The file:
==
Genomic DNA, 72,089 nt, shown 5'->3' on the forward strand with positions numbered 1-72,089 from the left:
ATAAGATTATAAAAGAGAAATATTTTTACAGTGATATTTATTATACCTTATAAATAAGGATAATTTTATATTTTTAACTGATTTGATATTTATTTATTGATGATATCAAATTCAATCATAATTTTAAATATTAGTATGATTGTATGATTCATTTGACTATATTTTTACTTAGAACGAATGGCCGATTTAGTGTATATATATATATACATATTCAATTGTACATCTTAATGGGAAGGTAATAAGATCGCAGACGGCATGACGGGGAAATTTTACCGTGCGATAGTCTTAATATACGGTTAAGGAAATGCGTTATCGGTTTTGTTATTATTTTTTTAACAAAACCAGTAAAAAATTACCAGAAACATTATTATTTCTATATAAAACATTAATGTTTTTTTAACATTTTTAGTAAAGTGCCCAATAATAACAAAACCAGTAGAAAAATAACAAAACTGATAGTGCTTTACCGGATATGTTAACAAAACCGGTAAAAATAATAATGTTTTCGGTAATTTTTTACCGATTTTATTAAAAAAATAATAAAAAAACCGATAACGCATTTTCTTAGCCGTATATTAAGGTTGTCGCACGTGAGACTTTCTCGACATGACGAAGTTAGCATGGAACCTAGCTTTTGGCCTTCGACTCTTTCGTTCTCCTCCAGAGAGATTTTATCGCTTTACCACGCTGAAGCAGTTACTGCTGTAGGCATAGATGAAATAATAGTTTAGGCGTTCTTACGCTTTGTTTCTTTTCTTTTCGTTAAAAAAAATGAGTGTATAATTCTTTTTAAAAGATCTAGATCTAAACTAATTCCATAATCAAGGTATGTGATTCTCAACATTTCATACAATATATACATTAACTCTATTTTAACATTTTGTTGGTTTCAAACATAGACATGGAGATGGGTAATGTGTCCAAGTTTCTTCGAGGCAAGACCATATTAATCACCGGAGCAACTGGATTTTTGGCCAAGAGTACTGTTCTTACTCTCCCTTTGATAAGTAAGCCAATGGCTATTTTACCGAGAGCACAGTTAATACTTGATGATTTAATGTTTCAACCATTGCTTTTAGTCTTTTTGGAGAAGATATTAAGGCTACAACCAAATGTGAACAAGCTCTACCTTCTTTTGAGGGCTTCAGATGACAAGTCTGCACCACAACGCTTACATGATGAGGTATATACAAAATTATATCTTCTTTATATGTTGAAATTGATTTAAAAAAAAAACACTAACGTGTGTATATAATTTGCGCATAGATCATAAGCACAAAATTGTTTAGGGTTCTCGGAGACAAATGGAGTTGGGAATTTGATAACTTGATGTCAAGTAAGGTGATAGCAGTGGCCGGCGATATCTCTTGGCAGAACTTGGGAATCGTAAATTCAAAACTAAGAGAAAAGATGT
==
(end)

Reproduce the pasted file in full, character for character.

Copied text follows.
Genomic DNA, 72,089 nt, shown 5'->3' on the forward strand with positions numbered 1-72,089 from the left:
ATAAGATTATAAAAGAGAAATATTTTTACAGTGATATTTATTATACCTTATAAATAAGGATAATTTTATATTTTTAACTGATTTGATATTTATTTATTGATGATATCAAATTCAATCATAATTTTAAATATTAGTATGATTGTATGATTCATTTGACTATATTTTTACTTAGAACGAATGGCCGATTTAGTGTATATATATATATACATATTCAATTGTACATCTTAATGGGAAGGTAATAAGATCGCAGACGGCATGACGGGGAAATTTTACCGTGCGATAGTCTTAATATACGGTTAAGGAAATGCGTTATCGGTTTTGTTATTATTTTTTTAACAAAACCAGTAAAAAATTACCAGAAACATTATTATTTCTATATAAAACATTAATGTTTTTTTAACATTTTTAGTAAAGTGCCCAATAATAACAAAACCAGTAGAAAAATAACAAAACTGATAGTGCTTTACCGGATATGTTAACAAAACCGGTAAAAATAATAATGTTTTCGGTAATTTTTTACCGATTTTATTAAAAAAATAATAAAAAAACCGATAACGCATTTTCTTAGCCGTATATTAAGGTTGTCGCACGTGAGACTTTCTCGACATGACGAAGTTAGCATGGAACCTAGCTTTTGGCCTTCGACTCTTTCGTTCTCCTCCAGAGAGATTTTATCGCTTTACCACGCTGAAGCAGTTACTGCTGTAGGCATAGATGAAATAATAGTTTAGGCGTTCTTACGCTTTGTTTCTTTTCTTTTCGTTAAAAAAAATGAGTGTATAATTCTTTTTAAAAGATCTAGATCTAAACTAATTCCATAATCAAGGTATGTGATTCTCAACATTTCATACAATATATACATTAACTCTATTTTAACATTTTGTTGGTTTCAAACATAGACATGGAGATGGGTAATGTGTCCAAGTTTCTTCGAGGCAAGACCATATTAATCACCGGAGCAACTGGATTTTTGGCCAAGAGTACTGTTCTTACTCTCCCTTTGATAAGTAAGCCAATGGCTATTTTACCGAGAGCACAGTTAATACTTGATGATTTAATGTTTCAACCATTGCTTTTAGTCTTTTTGGAGAAGATATTAAGGCTACAACCAAATGTGAACAAGCTCTACCTTCTTTTGAGGGCTTCAGATGACAAGTCTGCACCACAACGCTTACATGATGAGGTATATACAAAATTATATCTTCTTTATATGTTGAAATTGATTTAAAAAAAAAACACTAACGTGTGTATATAATTTGCGCATAGATCATAAGCACAAAATTGTTTAGGGTTCTCGGAGACAAATGGAGTTGGGAATTTGATAACTTGATGTCAAGTAAGGTGATAGCAGTGGCCGGCGATATCTCTTGGCAGAACTTGGGAATCGTAAATTCAAAACTAAGAGAAAAGATGT